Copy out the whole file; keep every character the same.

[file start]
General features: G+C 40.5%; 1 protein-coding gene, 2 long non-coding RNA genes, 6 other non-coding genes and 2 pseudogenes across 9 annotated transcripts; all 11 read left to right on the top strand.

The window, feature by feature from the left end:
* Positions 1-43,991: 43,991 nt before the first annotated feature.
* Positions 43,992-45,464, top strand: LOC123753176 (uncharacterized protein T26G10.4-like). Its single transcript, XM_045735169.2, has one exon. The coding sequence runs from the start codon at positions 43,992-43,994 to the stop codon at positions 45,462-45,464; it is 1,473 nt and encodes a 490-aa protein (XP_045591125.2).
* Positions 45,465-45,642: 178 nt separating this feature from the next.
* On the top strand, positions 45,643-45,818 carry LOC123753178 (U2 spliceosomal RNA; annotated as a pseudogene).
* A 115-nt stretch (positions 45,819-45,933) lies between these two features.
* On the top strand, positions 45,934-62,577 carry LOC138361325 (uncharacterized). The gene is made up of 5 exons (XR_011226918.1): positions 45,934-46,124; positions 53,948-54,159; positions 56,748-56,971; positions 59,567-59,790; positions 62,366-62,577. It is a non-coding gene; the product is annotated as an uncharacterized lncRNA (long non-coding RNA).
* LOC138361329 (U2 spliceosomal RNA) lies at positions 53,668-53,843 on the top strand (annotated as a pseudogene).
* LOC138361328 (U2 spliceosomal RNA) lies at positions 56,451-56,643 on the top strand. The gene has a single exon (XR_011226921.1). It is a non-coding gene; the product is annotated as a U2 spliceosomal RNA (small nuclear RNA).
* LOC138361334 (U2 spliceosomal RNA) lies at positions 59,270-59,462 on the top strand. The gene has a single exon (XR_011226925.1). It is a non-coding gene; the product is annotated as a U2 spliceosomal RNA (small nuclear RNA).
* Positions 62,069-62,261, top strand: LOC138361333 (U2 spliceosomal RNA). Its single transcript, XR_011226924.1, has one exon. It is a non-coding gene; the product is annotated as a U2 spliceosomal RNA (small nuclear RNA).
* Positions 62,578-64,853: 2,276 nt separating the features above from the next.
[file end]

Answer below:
General features: G+C 40.5%; 1 protein-coding gene, 2 long non-coding RNA genes, 6 other non-coding genes and 2 pseudogenes across 9 annotated transcripts; all 11 read left to right on the top strand.

The window, feature by feature from the left end:
* Positions 1-43,991: 43,991 nt before the first annotated feature.
* Positions 43,992-45,464, top strand: LOC123753176 (uncharacterized protein T26G10.4-like). Its single transcript, XM_045735169.2, has one exon. The coding sequence runs from the start codon at positions 43,992-43,994 to the stop codon at positions 45,462-45,464; it is 1,473 nt and encodes a 490-aa protein (XP_045591125.2).
* Positions 45,465-45,642: 178 nt separating this feature from the next.
* On the top strand, positions 45,643-45,818 carry LOC123753178 (U2 spliceosomal RNA; annotated as a pseudogene).
* A 115-nt stretch (positions 45,819-45,933) lies between these two features.
* On the top strand, positions 45,934-62,577 carry LOC138361325 (uncharacterized). The gene is made up of 5 exons (XR_011226918.1): positions 45,934-46,124; positions 53,948-54,159; positions 56,748-56,971; positions 59,567-59,790; positions 62,366-62,577. It is a non-coding gene; the product is annotated as an uncharacterized lncRNA (long non-coding RNA).
* LOC138361329 (U2 spliceosomal RNA) lies at positions 53,668-53,843 on the top strand (annotated as a pseudogene).
* LOC138361328 (U2 spliceosomal RNA) lies at positions 56,451-56,643 on the top strand. The gene has a single exon (XR_011226921.1). It is a non-coding gene; the product is annotated as a U2 spliceosomal RNA (small nuclear RNA).
* LOC138361334 (U2 spliceosomal RNA) lies at positions 59,270-59,462 on the top strand. The gene has a single exon (XR_011226925.1). It is a non-coding gene; the product is annotated as a U2 spliceosomal RNA (small nuclear RNA).
* Positions 62,069-62,261, top strand: LOC138361333 (U2 spliceosomal RNA). Its single transcript, XR_011226924.1, has one exon. It is a non-coding gene; the product is annotated as a U2 spliceosomal RNA (small nuclear RNA).
* Positions 62,578-64,853: 2,276 nt separating the features above from the next.